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Monday, July 19, 2004

Sports: I Hate Golf 

Well, I don't actually, but I'm giving myself an ultimatum: Break 110 next time I play, or I'm never playing again.
I joined some friends at Austin's Bluebonnet Hills course for a Friday afternoon round. After playing well on the back nine at Avery Ranch a few weeks ago, I thought that I had a legitimate shot at a low-90s score. Things didn't quite work out that way.
Bluebonnet Hills, I had previously found, has a forgiving quality that embraces bad golfers. Its sloping hills kick bad shots back on to the fairway, and its greens don't require Brad Faxon-like putting prowess.
None of that helped me on Friday. My initial drive on a 300-yard-plus par-4 pushed just right of the fairway, but left me in good shape for an approach shot. Despite my large frame, I'm not a long hitter, and that works to my disadvantage on many courses. But I only had about 150 yards to the green. Then disaster struck. I topped a fairway wood, which sprung up the hill in front of me and popped over the other side. I never found it. Apparently it skipped down the hill and kicked right, into a brushy area that eats balls like a washing machine eats socks.
A 10-minute search found nothing and so I had to replay the shot, picking up a penalty stroke in the process. I incurred similar penalty strokes on the next three holes, after developing a tendency to push almost every shot to the right. That's the thing; I wasn't hitting poor shots. I wasn't hitting great shots either, but the shots I hit were simply not the right ones to hit on Bluebonnet's layout.
I put up a frustratingly bad 68 on the front nine, and tried to compose myself for a turnaround performance coming in. It just wasn't in the cards. I started out with a 9 on No. 10. My drive found the waist-high weeds to the right of the fairway, and it took three shots just to push my way out of them. The downward spiral continued until No. 15, a par-5 that looked wide-open enough to give me a chance at something positive.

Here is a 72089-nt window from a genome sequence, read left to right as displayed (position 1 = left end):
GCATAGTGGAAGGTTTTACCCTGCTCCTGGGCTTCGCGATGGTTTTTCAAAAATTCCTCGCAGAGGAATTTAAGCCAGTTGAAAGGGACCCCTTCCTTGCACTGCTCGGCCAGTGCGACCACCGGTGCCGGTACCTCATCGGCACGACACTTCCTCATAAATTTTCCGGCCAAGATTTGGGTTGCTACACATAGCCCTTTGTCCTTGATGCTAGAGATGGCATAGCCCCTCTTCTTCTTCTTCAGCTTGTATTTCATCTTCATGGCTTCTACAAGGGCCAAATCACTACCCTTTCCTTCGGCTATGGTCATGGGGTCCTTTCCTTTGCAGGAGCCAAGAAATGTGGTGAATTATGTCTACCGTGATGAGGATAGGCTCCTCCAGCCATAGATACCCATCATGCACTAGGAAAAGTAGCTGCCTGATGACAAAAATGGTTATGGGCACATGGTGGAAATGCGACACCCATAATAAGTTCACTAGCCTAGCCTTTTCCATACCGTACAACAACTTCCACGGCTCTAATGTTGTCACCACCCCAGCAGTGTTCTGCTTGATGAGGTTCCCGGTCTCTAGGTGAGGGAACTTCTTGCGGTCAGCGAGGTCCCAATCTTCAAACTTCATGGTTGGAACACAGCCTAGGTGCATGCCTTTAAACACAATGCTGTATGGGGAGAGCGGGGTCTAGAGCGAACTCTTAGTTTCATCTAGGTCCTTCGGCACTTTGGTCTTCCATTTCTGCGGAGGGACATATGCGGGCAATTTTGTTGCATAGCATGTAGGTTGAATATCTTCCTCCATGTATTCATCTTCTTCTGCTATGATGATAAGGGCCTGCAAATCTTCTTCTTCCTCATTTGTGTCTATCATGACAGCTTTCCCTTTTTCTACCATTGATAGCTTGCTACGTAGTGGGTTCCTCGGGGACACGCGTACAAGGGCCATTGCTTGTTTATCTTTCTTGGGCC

I mashed a drive, followed up with a solid approach, and hit a 70-yard pitching wedge to the fringe of the green. It left me with a 24-foot downhill putt, which I deemed more wise than trying to chip.
I just nudged it enough to get the ball rolling. I usually have a decent putter, and my short game was the only highlight of my otherwise futile round. As the ball started down the hill, I knew it was going in. I braced myself, arms extended, and as it fell into the hole, I yelped a Howard Dean "AAARRRRGGGGHHHH." Justin Leonard only thought he could celebrate a long birdie putt. Of course he makes 5 in a round, and I now have one in my lifetime.
Anyway, I closed out the round with 57 on the back nine (I was "only" 13-over on my last five holes, which included two errant drives, both resulting in OB penalty strokes, on a hole I would have otherwise parred). Yes, the final score, a 53-over, 125, was forgettable. But ten years from now, I won't remember that triple-digit abomination. I will, however, never forget watching that ball roll down the hill and touch the bottom of the cup.
Still, three straight awful rounds (117, 110, 125) prove that I am far from a golfer. And if I don't improve soon, there's little point in continuing the charade of trying to become one.


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